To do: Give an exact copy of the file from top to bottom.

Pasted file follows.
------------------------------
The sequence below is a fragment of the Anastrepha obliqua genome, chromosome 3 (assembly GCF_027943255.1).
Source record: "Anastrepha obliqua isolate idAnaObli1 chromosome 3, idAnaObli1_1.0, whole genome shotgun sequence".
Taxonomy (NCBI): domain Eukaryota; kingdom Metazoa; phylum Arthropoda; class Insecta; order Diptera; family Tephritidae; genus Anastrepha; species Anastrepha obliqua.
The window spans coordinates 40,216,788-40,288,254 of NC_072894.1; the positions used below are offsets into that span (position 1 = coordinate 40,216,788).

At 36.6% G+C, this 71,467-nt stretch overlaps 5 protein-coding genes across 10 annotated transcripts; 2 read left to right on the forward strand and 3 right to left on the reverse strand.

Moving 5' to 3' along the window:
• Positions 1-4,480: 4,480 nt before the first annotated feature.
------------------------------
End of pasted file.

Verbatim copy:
The sequence below is a fragment of the Anastrepha obliqua genome, chromosome 3 (assembly GCF_027943255.1).
Source record: "Anastrepha obliqua isolate idAnaObli1 chromosome 3, idAnaObli1_1.0, whole genome shotgun sequence".
Taxonomy (NCBI): domain Eukaryota; kingdom Metazoa; phylum Arthropoda; class Insecta; order Diptera; family Tephritidae; genus Anastrepha; species Anastrepha obliqua.
The window spans coordinates 40,216,788-40,288,254 of NC_072894.1; the positions used below are offsets into that span (position 1 = coordinate 40,216,788).

At 36.6% G+C, this 71,467-nt stretch overlaps 5 protein-coding genes across 10 annotated transcripts; 2 read left to right on the forward strand and 3 right to left on the reverse strand.

Moving 5' to 3' along the window:
• Positions 1-4,480: 4,480 nt before the first annotated feature.